Stocks fluctuated on Friday, Dec. 1, as Senate Republicans made progress in getting their tax bill over the finish line.
The Dow Jones Industrial Average was flat, the S&P 500 rose slightly, and the Nasdaq dropped 8 points.
The chances of the bill's passage looked more certain after prominent holdouts Sens. Steve Daines, Ron Johnson and John McCain voiced support for the legislation. Daines and Johnson became a "yes" after Senate leaders agreed to increase the deduction available for pass-through income. The deduction amount was raised to 23% from 17.4%, according to analysis by The Wall Street Journal.
A day earlier, McCain said he would support the legislation on Thursday. In a statement, McCain said that the bill "though far from perfect, would enhance American competitiveness, boost the economy, and provide long overdue tax relief for middle class families." However, a number of economists have criticized the bill's logic -- tax relief for corporations does not necessarily inspire increased reinvestment and higher worker wages. In fact, the New York Times reported that an initiative to deliver corporate tax savings in 2004 was funneled toward share buybacks, instead.
Senate Republicans have delayed further votes on their version of a tax bill until late Friday morning after running into a procedural roadblock. Late Thursday, Nov. 30, a Senate rule-making office turned down a so-called trigger mechanism that would have raised taxes if the bill's revenue goals were missed, Bloomberg reported. Three Republican senators, whose votes are crucial for passage of the bill, had insisted on the trigger.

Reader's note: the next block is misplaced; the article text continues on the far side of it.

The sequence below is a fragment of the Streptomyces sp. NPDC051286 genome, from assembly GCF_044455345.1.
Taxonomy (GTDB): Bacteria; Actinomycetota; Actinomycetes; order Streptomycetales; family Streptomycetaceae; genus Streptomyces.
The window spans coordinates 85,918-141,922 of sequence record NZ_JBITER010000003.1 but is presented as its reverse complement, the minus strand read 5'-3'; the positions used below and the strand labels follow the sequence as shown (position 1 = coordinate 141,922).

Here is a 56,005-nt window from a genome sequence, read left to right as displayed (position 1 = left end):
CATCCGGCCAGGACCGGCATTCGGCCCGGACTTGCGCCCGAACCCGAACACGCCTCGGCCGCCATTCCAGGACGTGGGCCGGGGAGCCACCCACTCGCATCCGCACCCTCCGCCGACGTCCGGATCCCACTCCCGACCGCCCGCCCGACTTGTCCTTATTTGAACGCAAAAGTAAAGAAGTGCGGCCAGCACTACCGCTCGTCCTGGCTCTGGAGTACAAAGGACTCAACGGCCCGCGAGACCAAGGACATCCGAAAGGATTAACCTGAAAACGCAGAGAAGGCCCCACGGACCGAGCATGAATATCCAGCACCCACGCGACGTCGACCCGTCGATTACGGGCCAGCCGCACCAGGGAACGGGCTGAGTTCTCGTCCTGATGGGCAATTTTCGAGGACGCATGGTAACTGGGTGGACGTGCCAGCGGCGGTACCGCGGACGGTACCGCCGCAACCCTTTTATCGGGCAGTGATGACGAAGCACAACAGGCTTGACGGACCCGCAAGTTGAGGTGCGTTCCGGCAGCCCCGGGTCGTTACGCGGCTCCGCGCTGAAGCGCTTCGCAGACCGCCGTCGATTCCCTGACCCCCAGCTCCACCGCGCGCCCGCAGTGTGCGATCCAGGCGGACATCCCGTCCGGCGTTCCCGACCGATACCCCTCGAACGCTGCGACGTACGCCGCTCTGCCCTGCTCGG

The bill's passage is not yet certain with a a few holdouts still concerned over how cuts will drive up the deficit -- Republicans can only afford to lose two votes from their own party. The Joint Committee on Taxation said the bill will add $1 trillion to the deficit over a decade, and that economic growth from the tax cut will only offset $407 billion of the $1.5 trillion cost over the next decade.
Markets rocketed to records on Thursday on high hopes Republicans can deliver on their promised corporate tax cuts. The Dow reached a new record for its third day in a row, while the S&P 500 beat a record set on Tuesday, Nov. 28. The bill provides modest tax breaks for the middle class and significant benefits for the wealthy and corporations and will require borrowing some $1.5 trillion to add to the federal deficit.
The Trump White House's former national security adviser Michael Flynn has been charged with giving false information to the FBI, the latest charges to be levied during the Special Counsel's Russia probe. Flynn is expected to enter a plea, though has not yet done so.
Technology names were wavering on Friday a day after recovering from a mid-week selloff. The sector had plummeted on Wednesday, Nov. 29, and delivered the Nasdaq its worst day in three months. Facebook Inc. (FB) and Adobe Systems Inc. (ADBE) were lower while Apple Inc. (AAPL) and Microsoft Corp. (MSFT) rose slightly. The tech sector has been particularly susceptible to selloffs since the middle of the year following a steep run-up over the past 18 months.